Any Tuesday night, you could be walking up Shaftesbury Avenue and find yourself a bit peckish. Actually it happens more frequently than you would assume. As you venture into Soho, you are bombarded by so many choices that it’s nice to have a little guidance now and again. I did.
I was invited to a party at Bunnychow to sip some Whitley Neill Gin-based cocktails – a brand I had not been privy to before. What was Bunnychow though? I had no idea.
I soon learned that the Bunnychow craze took Durban, South Africa by storm in the 1940’s when a large community of Banias Indians migrated there to work on the sugar cane plantations. A new food emerged that was quickly adopted by an entire country. Now, it’s found its way to London.
It migrated to Soho via a food truck of the same name, then a pop-up in Shoreditch, and now a permanent home on Wardour Street. Technically, it’s a vegetable curry in a large scooped out bread roll. Now, no longer purely vegetarian, chef Finn Baird has included a few other Bunnychow options, including chicken, mutton and beef. There is even an award-winning Breakfast Bunny with all the bits that make up an English Breakfast crammed into a brioche roll.
One is supposed to grab it with both hands and stuff as much in one’s mouth at one time as one can. We were very polite and ate it with a fork and knife.
Now it was time for some gin-sipping – more specifically gin with a Durban connection, as well. It was expected of Johnny Neill to go into the family business. Lucky for him that business was in the gin trade. He is now the eighth generation of a family tree that includes the original founders of Greenall’s and Bombay Sapphire.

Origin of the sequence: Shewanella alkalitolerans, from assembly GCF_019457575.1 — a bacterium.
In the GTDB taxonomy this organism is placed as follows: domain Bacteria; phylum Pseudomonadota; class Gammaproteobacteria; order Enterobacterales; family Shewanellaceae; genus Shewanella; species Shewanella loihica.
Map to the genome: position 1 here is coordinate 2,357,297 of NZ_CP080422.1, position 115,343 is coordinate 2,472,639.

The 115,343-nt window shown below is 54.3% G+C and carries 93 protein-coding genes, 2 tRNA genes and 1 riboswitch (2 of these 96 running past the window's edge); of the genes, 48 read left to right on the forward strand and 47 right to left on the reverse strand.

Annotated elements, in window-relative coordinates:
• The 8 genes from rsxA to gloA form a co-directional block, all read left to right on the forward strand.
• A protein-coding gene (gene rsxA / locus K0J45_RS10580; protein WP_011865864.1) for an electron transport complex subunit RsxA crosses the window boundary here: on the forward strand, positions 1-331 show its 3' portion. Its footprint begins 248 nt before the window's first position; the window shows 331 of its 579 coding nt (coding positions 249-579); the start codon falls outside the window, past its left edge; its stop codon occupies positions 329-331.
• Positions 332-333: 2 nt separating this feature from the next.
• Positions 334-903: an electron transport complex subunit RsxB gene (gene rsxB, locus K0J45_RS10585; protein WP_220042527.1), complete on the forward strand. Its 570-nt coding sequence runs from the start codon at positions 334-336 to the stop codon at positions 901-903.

His wife hails from Durban and that got him thinking of how he could combine his love for his wife’s country and gin. Distilling the South African fruits of the Baobob Tree and Cape Gooseberries and blending them with the other botanicals traditional in gin, Whitley Neill was born.
We were treated to several tasters, including the Smoked Ticktocktini*! It left us with a warm feeling as we headed to find dessert down the winding streets of Soho.
You could very easily miss it. There is only a tiny gold plaque with the words, Basement Sate, on the wall next to a staircase leading down. There you will find Broadwick Street’s grooviest cocktail & dessert bar.
Chef Kelly Nadjarian is the wizard behind the curtain – baking the parfait patisseries to sit along side Pierre-Marie Bisson’s creative cocktails.
We were able to enjoy their Menu Degustation, a specially curated set of three desserts & three cocktails that is only given on Tuesday. The rules are that you must eat them in the precise order instructed. Ours went like this:
- Dessert: Pistachio cake with a strawberry cream
Cocktail: Homemade red fruits syrup, lemon, scotch, Suze and ginger ale
- Dessert: Blackcurrant macaroon with a blueberry raspberry and violet mousse
Cocktail: Scotch, elderflower, lime, and Laphroaig
- Dessert: Dark chocolate tart with a raspberry and dark chocolate cream
Cocktail: Rye whiskey, bitters, homemade red fruit syrup, homemade vanilla and tonka bean syrup
Everything else on the menu looked luxuriously decadent but we felt we had had enough for one Tuesday night in June.
*Whitley Neill’s Smoked Ticktocktini
20ml x Applewood and baobab smoked Red bush and Manuka tea infused a Noily Pratt vermouth
50ml x Whitley Neill Gin
A dash of Baobab and cape gooseberry syrup
5 drops coriander bitters
Cape gooseberries to garnish
All stirred together over ice and double strained into a chilled martini glass. Garnished with cape gooseberries.
NB: I was a guest of both Bunnychow and Basement Sate.